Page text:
Good morning. I'm Renee Montagne. A cold winter, a stifling summer, and your power bill will spike. But Grace Edwards' electric bill had seemed high for 25 years. Connecticut Light and Power first told her it must be an extra TV or her air conditioning. Turns out, Edwards was paying to power two street lights. The Hartford Courant reports she's been issued a refund of $10,491, what she overpaid plus interest, plus an apology. It's MORNING EDITION. Transcript provided by NPR, Copyright National Public Radio.
Nellie Gray: 'No one ... can legalize even a little bit of abortion'
Nellie Gray, who in 1974 helped start the annual antiabortion demonstration in Washington called March for Life that attracts thousands to the nation's capital, has died. She was 88.
According to The Washington Post, "Gene Ruane, a colleague, said that he found Miss Gray dead Monday in her Capitol Hill home and that the chief medical examiner will determine the cause and date of her death."
Millions of Americans rely on Univision anchor Jorge Ramos to tell them about the news, but his children aren't among them. Like many Latinos who've grown up in the U.S., they get their news in English.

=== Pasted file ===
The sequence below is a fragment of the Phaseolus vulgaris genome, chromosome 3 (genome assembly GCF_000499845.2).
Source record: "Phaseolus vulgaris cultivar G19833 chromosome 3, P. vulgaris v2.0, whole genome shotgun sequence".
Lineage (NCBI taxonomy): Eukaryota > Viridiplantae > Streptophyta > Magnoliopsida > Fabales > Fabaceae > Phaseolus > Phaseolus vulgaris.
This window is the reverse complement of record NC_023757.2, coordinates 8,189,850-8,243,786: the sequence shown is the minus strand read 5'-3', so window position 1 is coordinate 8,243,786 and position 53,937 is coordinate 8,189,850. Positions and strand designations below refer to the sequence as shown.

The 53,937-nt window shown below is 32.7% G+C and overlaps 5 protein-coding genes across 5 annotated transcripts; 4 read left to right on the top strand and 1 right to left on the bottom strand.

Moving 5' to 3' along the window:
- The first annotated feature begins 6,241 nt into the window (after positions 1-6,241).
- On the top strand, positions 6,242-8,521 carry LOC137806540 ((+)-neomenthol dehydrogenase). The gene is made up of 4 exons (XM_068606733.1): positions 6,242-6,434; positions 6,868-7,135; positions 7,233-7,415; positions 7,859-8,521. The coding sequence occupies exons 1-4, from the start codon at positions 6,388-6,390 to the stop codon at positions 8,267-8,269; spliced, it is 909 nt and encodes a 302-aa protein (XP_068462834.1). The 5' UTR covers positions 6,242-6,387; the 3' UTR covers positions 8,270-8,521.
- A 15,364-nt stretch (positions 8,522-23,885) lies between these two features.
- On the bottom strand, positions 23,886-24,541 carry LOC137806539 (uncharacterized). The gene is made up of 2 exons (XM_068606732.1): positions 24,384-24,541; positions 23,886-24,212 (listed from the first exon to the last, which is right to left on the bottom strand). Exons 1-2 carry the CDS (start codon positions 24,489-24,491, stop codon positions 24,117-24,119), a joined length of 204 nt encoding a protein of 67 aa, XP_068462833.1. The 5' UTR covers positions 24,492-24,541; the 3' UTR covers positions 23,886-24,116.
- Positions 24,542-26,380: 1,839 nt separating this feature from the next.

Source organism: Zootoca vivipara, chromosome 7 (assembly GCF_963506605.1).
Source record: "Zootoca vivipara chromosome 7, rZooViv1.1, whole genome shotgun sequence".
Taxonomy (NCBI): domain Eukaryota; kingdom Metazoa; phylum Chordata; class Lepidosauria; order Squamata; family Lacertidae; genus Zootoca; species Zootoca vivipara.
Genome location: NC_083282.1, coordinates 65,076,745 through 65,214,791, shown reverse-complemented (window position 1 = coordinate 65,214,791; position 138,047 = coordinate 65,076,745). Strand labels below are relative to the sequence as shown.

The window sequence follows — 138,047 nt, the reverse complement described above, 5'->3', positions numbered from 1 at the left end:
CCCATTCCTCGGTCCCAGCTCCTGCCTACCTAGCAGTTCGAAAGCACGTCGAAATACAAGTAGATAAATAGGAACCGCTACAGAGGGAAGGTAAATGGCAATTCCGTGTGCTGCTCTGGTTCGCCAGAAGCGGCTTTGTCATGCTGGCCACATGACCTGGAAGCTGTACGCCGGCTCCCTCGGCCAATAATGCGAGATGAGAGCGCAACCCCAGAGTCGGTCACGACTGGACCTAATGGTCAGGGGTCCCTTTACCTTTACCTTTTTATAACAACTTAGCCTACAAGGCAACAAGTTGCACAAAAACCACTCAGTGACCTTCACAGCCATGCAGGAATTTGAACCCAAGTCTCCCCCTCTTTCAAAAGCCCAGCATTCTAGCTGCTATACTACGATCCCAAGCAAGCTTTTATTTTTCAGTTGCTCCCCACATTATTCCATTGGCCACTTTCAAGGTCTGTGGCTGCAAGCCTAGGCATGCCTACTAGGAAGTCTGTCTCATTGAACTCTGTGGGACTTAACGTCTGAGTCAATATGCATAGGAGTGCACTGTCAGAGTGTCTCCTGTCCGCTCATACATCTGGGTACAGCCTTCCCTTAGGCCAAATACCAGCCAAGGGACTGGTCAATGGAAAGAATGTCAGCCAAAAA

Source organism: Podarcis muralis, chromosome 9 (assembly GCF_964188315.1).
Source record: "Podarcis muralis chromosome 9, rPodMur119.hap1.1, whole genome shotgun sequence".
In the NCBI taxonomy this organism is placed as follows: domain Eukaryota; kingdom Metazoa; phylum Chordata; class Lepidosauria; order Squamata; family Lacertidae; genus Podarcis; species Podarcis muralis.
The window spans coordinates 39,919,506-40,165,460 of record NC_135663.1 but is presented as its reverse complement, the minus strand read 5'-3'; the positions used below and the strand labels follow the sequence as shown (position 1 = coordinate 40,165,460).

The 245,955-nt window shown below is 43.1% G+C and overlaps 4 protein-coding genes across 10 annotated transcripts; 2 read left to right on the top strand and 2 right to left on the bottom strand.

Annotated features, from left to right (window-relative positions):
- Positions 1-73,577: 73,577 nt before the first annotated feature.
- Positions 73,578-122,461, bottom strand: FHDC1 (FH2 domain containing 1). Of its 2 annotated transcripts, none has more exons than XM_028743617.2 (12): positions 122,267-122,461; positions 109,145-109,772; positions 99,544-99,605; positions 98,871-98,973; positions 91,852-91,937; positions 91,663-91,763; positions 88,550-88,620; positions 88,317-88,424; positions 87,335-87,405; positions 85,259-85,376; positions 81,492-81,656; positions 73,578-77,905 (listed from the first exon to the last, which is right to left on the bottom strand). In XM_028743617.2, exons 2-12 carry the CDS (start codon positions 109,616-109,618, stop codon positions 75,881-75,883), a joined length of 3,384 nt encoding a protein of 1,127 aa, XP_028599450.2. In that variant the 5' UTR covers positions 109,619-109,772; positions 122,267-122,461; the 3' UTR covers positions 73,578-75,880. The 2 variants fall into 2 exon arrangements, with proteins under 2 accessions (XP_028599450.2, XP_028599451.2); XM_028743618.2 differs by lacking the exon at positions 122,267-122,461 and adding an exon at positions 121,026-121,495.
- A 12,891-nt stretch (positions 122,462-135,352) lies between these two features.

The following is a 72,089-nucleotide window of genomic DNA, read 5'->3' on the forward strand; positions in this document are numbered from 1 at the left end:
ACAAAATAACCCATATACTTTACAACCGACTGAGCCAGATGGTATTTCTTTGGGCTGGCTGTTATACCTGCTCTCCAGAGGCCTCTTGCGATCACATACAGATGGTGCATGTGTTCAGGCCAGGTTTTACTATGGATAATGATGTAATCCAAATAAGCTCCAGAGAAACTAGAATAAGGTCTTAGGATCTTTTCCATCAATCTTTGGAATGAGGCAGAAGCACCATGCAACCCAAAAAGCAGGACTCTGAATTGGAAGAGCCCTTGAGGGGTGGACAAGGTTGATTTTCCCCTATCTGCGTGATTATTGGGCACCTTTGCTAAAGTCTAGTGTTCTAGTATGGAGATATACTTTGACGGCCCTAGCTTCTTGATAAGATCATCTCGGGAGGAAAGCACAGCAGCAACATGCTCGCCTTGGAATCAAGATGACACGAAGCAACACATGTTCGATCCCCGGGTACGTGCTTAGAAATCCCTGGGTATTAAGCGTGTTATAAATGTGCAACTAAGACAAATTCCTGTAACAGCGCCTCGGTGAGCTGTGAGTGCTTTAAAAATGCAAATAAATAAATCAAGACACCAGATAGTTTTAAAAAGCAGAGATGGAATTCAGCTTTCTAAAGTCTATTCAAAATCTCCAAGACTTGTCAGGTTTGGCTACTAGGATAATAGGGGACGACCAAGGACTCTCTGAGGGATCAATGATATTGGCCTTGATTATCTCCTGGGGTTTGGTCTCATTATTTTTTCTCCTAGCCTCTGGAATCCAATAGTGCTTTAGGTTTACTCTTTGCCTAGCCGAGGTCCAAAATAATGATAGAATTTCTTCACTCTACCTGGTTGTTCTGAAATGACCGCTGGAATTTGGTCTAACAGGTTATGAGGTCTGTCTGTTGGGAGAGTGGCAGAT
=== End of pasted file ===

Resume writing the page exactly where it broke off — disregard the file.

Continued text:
A British bank has agreed to settle charges that it illegally laundered Iranian money. The settlement with Standard Chartered was announced by New York banking regulators, who'd brought the charges just a week ago. The bank still is under investigation by the federal government. NPR's Jim Zarroli has more.
It's MORNING EDITION from NPR News. Good morning. I'm David Greene.
RENEE MONTAGNE, HOST:
And I'm Renee Montagne.
You could say that the presidential campaign got a jolt of energy this week. President Obama was in Iowa yesterday, touting the electric potential of wind power. Republican rival Mitt Romney was in Ohio, talking up that old standby, coal. Each man accused the other of standing in the way of a rival energy source.
A new movie in theaters today is titled "The Odd Life of Timothy Green." And film critic, Kenneth Turan, found the movie, itself, odd.
KENNETH TURAN: "The Odd Life of Timothy Green" is a when you wish upon a star fable in the old school Disney style. It's just the kind of inspirational family-friendly comfort food it feels churlish to rebuff. But though the film's heart is pure, its execution is so cloying and contrived it brings on tears of frustration.
Mark Thompson is a former BBC executive, and he will face a different business model from the non-profit British broadcaster. The paper is run by a board that's largely elected by a family trust. Thompson will start in November. The paper has been without a chief since last December.